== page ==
There was an oven involved, and a constitution of consideration.
Dave Ridenour, my fellow Mutchler/Meissner clan outlaw, married to Max’s sister Marge, was hospitality animated in flesh. Computer engineer and manager by aptitude and trade, as well as a skilled chef motivated by a personal passion for food and a love for feeding and caring for others, Dave liked to casually quiz you about your favorite foods, favorite meals, favorite drinks. The next time you would visit his home or he would visit yours, he would prepare and serve you these personally tailored gastronomical delights. A perfect version. Hours of research, obvious test runs, and his intense desire to get it right just for you, deliciously drenching each bite. In August of 2010, the last time we were able to visit both Dave and Marge together in Wisconsin, Dave thrilled my son by making platters full of ribs with various rubs and sauces, just for him. My son’s favorite food. Dave stood by the grill with Sawyer, slipping into his food whisperer persona, and shared tips with Saw about how to make the most tender, most delicious ribs yourself. He explained how you can bring the food magic home. Conjure it yourself whenever you desire.
Years earlier, after a surgery which required my jaw to be sawed in half and pieced back together, Dave and Marge came to visit our family in Baltimore. My recovery was not going smoothly. The surgery had left behind a sharp residue of chronic pain that medicine and time was not easing. The death of my father a few days after the surgery left me with a shattered heart and a stomach full of broken glass. The rapid weight loss from a mouth banded shut for six weeks and a grief that was repulsed by the thought of nourishment turned me into a sad and tearful puddle of a person. By the time Dave and Marge arrived my bands had been removed, but I still could not open my mouth or chew. I’d been surviving on small quantities of pureed soup and Ensure. Exhausted, shaky, and defeated due to a lack of adequate calorie intake and the dual daggers of grief and pain piercing me each moment, I’m certain I was not the most gracious of hosts. As starved as my body was, I felt too overwhelmed and weak to even try and prepare foods that might induce me to attempt to eat any type of solid food again, let alone cook or bake for guests.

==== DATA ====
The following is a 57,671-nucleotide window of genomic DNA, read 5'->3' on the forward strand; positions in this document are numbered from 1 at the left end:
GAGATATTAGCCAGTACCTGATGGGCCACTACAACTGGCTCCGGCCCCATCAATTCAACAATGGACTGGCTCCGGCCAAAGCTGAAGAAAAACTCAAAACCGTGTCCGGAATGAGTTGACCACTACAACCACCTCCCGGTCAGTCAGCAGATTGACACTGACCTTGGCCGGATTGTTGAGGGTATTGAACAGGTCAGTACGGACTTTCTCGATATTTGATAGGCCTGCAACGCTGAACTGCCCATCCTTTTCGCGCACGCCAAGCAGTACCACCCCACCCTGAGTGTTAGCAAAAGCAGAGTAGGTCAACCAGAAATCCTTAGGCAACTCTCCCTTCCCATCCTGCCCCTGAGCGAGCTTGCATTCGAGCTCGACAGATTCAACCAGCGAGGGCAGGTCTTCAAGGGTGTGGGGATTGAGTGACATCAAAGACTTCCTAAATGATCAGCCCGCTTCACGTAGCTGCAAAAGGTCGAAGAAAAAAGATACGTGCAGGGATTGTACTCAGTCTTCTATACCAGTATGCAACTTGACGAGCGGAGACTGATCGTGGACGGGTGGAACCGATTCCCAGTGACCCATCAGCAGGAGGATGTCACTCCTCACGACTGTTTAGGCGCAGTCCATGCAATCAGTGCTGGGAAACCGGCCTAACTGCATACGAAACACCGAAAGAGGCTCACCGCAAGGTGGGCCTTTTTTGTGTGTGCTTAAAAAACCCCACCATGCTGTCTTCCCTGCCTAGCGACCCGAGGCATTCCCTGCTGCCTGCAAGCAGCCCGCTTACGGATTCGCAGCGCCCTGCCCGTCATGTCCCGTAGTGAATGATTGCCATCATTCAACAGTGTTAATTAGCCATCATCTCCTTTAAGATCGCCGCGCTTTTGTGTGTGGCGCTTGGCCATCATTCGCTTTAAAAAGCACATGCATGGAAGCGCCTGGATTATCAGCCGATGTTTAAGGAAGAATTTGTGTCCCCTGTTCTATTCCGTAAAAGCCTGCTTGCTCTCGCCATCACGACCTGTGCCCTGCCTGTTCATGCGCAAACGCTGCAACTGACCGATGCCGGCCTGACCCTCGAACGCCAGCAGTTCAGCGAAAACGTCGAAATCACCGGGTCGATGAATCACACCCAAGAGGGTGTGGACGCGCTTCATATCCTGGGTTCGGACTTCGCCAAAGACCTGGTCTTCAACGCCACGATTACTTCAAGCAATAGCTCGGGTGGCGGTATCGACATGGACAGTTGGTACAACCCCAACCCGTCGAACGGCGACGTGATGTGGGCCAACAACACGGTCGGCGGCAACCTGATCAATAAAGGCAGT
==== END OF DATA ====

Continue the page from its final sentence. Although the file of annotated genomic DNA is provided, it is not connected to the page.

Dave and Marge, always loving, generous, helpful and gracious, swept love and energy into the house. Dave asked me what I missed eating the most. Cookies. I missed the buttery goodness and crystallized sugary sweetness of cookies. Dave was a gifted amateur chef, not a pastry chef. If I would have said lamb, or chicken tikki masala, or cobb salad, Dave would have undoubtedly somehow prepared an irresistible homemade version that I would have been able to slip between my clenched jaws, savor, and swallow. Pastry and cookies were not part of Dave’s extensive chefy repertoire, but that didn’t detour him. A problem solver by nature, Dave purchased several tubes of pre-made cookie dough, warmed up the oven, and baked the cookies until they were a hot, gooey, melty mess that could be picked apart into tiny pieces, slipped through my lips, and dissolved on my tongue. I wept as the first morsel woke my slumbering taste buds and nudged my appetite. Dave baked each cookie individually to order for me so they would be warm and pliable. Yes, of course, it would be Dave who would reintroduce me to solid food. My outlaw. The family foodie extraordinaire. Always the loving host, even when the guest.
This was Dave.
A year ago today, we lost the corporal part of Dave, and we’ll never stop grieving that loss and missing him.
This other part of Dave — this thoughtful, kind, smart, loving part who grilled us ribs, baked us gooey cookies to order, nestled Sierra in his arms and gently tickled her to giggles when she was so battered by chemo that smiles were even an effort — we can never lose.
We’ll always love you, Dave.